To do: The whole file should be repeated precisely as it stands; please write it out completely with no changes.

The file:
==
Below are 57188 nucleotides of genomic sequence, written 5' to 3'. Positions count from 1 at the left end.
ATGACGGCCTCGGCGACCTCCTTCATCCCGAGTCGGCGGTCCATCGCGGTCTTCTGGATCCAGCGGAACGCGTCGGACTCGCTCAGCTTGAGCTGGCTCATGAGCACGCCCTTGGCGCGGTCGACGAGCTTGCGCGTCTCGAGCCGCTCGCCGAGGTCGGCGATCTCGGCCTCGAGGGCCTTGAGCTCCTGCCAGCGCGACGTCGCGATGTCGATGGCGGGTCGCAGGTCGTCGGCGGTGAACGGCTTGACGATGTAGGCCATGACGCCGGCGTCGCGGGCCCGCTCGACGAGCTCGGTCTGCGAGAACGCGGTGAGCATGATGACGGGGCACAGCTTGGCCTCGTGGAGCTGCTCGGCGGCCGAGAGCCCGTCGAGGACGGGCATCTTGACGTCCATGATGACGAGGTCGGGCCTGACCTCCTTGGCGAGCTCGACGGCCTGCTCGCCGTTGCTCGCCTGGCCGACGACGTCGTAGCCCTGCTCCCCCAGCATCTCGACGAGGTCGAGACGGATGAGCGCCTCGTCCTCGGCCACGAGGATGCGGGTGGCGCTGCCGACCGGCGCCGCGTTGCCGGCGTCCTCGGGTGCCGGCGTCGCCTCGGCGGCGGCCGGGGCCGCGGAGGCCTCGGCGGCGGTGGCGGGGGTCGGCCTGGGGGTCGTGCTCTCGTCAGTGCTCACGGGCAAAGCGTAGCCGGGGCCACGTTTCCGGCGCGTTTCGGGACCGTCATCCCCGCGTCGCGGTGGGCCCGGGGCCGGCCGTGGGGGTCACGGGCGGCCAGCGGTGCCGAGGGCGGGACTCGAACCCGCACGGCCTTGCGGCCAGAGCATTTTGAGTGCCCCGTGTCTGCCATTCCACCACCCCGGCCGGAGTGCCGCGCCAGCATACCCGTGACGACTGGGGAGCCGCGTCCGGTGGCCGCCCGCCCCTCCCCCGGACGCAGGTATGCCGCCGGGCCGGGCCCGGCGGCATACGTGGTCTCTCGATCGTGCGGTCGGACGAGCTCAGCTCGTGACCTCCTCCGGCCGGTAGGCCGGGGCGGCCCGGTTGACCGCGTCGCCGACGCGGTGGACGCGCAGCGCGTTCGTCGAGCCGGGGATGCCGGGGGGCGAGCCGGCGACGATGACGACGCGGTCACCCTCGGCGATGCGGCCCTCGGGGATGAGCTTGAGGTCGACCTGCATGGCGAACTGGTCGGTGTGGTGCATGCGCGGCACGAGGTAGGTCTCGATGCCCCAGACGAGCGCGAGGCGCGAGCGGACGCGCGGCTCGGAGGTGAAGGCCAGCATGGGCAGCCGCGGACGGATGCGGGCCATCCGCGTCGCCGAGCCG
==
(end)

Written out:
Below are 57188 nucleotides of genomic sequence, written 5' to 3'. Positions count from 1 at the left end.
ATGACGGCCTCGGCGACCTCCTTCATCCCGAGTCGGCGGTCCATCGCGGTCTTCTGGATCCAGCGGAACGCGTCGGACTCGCTCAGCTTGAGCTGGCTCATGAGCACGCCCTTGGCGCGGTCGACGAGCTTGCGCGTCTCGAGCCGCTCGCCGAGGTCGGCGATCTCGGCCTCGAGGGCCTTGAGCTCCTGCCAGCGCGACGTCGCGATGTCGATGGCGGGTCGCAGGTCGTCGGCGGTGAACGGCTTGACGATGTAGGCCATGACGCCGGCGTCGCGGGCCCGCTCGACGAGCTCGGTCTGCGAGAACGCGGTGAGCATGATGACGGGGCACAGCTTGGCCTCGTGGAGCTGCTCGGCGGCCGAGAGCCCGTCGAGGACGGGCATCTTGACGTCCATGATGACGAGGTCGGGCCTGACCTCCTTGGCGAGCTCGACGGCCTGCTCGCCGTTGCTCGCCTGGCCGACGACGTCGTAGCCCTGCTCCCCCAGCATCTCGACGAGGTCGAGACGGATGAGCGCCTCGTCCTCGGCCACGAGGATGCGGGTGGCGCTGCCGACCGGCGCCGCGTTGCCGGCGTCCTCGGGTGCCGGCGTCGCCTCGGCGGCGGCCGGGGCCGCGGAGGCCTCGGCGGCGGTGGCGGGGGTCGGCCTGGGGGTCGTGCTCTCGTCAGTGCTCACGGGCAAAGCGTAGCCGGGGCCACGTTTCCGGCGCGTTTCGGGACCGTCATCCCCGCGTCGCGGTGGGCCCGGGGCCGGCCGTGGGGGTCACGGGCGGCCAGCGGTGCCGAGGGCGGGACTCGAACCCGCACGGCCTTGCGGCCAGAGCATTTTGAGTGCCCCGTGTCTGCCATTCCACCACCCCGGCCGGAGTGCCGCGCCAGCATACCCGTGACGACTGGGGAGCCGCGTCCGGTGGCCGCCCGCCCCTCCCCCGGACGCAGGTATGCCGCCGGGCCGGGCCCGGCGGCATACGTGGTCTCTCGATCGTGCGGTCGGACGAGCTCAGCTCGTGACCTCCTCCGGCCGGTAGGCCGGGGCGGCCCGGTTGACCGCGTCGCCGACGCGGTGGACGCGCAGCGCGTTCGTCGAGCCGGGGATGCCGGGGGGCGAGCCGGCGACGATGACGACGCGGTCACCCTCGGCGATGCGGCCCTCGGGGATGAGCTTGAGGTCGACCTGCATGGCGAACTGGTCGGTGTGGTGCATGCGCGGCACGAGGTAGGTCTCGATGCCCCAGACGAGCGCGAGGCGCGAGCGGACGCGCGGCTCGGAGGTGAAGGCCAGCATGGGCAGCCGCGGACGGATGCGGGCCATCCGCGTCGCCGAGCCG